3. #3 Dr Aust
    July 5, 2007

    oops – bit of the last post got lost. Meant to say (end of para 3) “..only a <10% chance they are going to make it: the ICU beds are in critically short supply, and there will usually be someone along later that night who would have a 30% shot at recovery if the bed was available"

  4. #4 Dr Aust
    July 5, 2007

    It wasn’t me, seems like the virtual mice are chewing my posts!

    I’m going to give up now, but you get the gist.

  5. #5 Koray
    July 5, 2007

    If we assume that some (many? most?) doctors chose medicine because “they wanted to help people” and believed in doing no harm, we’d have to conclude that they are nicer than average.

    I recently read about a research where they had subjects compare job ads for attractiveness. Stats revealed that subjects who claimed the sex of their coworkers was irrelevant actually gave up about $3000 in salary for a male supervisor (sorry – I can’t find a link).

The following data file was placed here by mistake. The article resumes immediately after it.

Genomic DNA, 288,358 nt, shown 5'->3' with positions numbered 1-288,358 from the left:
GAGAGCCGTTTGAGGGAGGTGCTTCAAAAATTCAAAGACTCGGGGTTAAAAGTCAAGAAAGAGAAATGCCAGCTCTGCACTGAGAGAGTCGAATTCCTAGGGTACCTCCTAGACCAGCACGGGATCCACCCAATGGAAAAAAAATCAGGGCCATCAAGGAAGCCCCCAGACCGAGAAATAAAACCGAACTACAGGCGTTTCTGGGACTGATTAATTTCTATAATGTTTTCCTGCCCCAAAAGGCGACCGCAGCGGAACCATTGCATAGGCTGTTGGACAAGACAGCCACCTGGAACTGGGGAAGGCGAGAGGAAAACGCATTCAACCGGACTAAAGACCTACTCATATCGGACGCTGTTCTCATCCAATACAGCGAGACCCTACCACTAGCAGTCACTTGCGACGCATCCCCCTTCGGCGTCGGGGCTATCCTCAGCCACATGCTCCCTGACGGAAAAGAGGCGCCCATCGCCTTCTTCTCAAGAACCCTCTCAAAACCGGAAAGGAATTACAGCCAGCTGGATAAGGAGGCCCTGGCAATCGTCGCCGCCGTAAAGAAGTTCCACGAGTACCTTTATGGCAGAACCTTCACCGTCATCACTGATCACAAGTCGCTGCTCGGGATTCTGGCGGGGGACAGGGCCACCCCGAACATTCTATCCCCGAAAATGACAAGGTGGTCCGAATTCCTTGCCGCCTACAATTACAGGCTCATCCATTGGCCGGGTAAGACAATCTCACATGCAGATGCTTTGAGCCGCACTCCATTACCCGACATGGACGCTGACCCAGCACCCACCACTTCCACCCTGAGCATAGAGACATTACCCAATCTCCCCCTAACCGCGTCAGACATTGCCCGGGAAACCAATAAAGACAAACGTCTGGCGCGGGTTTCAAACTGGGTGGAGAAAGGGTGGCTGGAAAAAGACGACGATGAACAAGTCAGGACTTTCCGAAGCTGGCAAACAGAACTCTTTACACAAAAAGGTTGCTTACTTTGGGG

Since then I’ve become skeptical of people’s sincere statements on their intents or preferences, too. So I don’t expect doctors to be less likely to commit crime or be terrorists.

  6. #6 Phil
    July 5, 2007

    Dr Aust-

    If you think Che was involved in only a few (and only rich) people dying, naivete is much more your problem than the sadism talked about in the original post.

  7. #7 factician
    July 5, 2007

    I agree that many (most?) MDs get into the business out of a sense of doing good. For that reason, I am not at all surprised that there are terrorists who are MDs. You forget, the terrorists who are blowing shit up actually think that they are doing good. They are being righteous, in their own minds (and in the minds of their peers). They are doing God’s work (in their minds). I think it’s not surprising at all to find young, idealistic people willing to blow some shit up for God.

    We’d like them to be evil and diabolical, but they’re just gravely mistaken about what is righteous.

  8. #8 Joseph j7uy5
    July 5, 2007

    FYI: Dr. Sanity is actually Patricia Santy, so the feminine pronoun would be more appropriate.